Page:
From: Enrique Perez-Terron (enrio_at_online.no)
Date: Sat, 22 Oct 2005 21:48:39 +0200
On Sat, 22 Oct 2005 15:32:34 +0200, Nico Kadel-Garcia <email@example.com> wrote:
> <firstname.lastname@example.org> wrote in message
>> No need to zero a partition to discover bad blocks either...
>> Well, not if your filesystem fsck utility has the ability.
>> fsck -c /dev/hda will perform a scan for bad blocks, mark them as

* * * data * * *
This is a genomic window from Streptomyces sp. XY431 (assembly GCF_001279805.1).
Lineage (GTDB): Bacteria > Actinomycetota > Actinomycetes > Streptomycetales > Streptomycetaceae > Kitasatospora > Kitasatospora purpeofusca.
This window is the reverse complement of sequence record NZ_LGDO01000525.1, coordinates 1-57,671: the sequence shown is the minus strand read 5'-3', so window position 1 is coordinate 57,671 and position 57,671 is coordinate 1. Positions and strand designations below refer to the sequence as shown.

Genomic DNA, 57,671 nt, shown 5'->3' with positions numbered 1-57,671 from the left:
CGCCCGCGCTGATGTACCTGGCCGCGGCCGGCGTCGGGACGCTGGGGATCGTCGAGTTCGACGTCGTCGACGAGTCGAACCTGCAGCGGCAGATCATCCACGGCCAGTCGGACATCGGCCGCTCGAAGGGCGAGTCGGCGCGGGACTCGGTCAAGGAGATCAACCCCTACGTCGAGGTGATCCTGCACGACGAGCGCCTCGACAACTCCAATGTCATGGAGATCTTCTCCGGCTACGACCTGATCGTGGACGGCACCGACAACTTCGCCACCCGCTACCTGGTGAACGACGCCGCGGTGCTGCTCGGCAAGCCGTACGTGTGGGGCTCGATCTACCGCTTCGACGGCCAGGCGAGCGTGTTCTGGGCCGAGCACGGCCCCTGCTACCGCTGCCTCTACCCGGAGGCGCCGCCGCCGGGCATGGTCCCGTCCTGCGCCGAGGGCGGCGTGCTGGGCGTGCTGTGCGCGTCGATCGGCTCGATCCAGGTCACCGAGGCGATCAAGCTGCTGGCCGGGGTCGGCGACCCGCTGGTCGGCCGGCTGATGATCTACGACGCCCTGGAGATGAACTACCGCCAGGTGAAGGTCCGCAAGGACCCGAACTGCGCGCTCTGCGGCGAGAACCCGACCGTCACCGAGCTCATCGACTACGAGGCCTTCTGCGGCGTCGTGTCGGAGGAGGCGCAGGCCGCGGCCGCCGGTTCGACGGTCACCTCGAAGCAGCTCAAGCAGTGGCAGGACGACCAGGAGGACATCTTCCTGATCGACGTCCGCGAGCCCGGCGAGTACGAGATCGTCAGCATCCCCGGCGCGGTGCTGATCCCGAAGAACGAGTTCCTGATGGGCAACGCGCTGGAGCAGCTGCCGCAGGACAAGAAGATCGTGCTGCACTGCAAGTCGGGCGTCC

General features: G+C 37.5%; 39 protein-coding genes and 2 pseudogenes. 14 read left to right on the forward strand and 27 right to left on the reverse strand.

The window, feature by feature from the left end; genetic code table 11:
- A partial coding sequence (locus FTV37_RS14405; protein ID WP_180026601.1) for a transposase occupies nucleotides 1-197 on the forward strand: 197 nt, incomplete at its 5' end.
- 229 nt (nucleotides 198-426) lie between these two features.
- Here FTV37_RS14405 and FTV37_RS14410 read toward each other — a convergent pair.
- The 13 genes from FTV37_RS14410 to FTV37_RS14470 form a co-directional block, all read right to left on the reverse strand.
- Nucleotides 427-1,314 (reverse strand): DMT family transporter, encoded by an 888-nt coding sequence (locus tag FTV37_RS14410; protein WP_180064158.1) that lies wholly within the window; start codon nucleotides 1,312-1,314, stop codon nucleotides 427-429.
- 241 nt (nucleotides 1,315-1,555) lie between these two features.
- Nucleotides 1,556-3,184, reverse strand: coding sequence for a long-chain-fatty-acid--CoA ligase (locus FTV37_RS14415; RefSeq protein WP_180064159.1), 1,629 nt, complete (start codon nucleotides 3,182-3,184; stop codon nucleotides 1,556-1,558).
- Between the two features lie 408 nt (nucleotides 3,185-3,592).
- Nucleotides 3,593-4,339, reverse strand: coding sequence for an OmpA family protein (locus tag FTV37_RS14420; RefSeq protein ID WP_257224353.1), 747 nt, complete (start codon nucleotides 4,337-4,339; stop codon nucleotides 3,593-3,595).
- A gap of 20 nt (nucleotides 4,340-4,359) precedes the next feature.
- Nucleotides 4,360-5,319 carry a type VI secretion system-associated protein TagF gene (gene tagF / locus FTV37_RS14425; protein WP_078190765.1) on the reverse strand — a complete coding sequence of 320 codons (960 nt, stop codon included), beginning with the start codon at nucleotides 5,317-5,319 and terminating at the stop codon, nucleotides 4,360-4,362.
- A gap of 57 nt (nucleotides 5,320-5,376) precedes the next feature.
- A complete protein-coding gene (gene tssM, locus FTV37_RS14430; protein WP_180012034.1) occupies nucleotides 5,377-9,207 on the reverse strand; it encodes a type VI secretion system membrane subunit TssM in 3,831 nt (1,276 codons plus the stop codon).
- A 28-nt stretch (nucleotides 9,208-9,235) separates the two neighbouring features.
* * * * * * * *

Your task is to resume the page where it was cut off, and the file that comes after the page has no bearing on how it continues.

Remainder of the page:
>> and then continue with a full fsck scan for damaged files resulting from
>> those blocks (which then get dumped into lost+found)
>> This works with ext2/3, but I don't think reiserfsck used to have the
> Historically, for me, I've found zero-ing the partition to be slightly more
> reliable. It also doesn't require a filesystem or any management of it.
Curious, how do you measure (or "measure" :) ) that reliability?
Also, how do bad blocks manifest themselves when they occur, using dd?
CRC errors reported from OS to dd and from dd to the stderr? But does
the drive read back the contents of the block after the write to check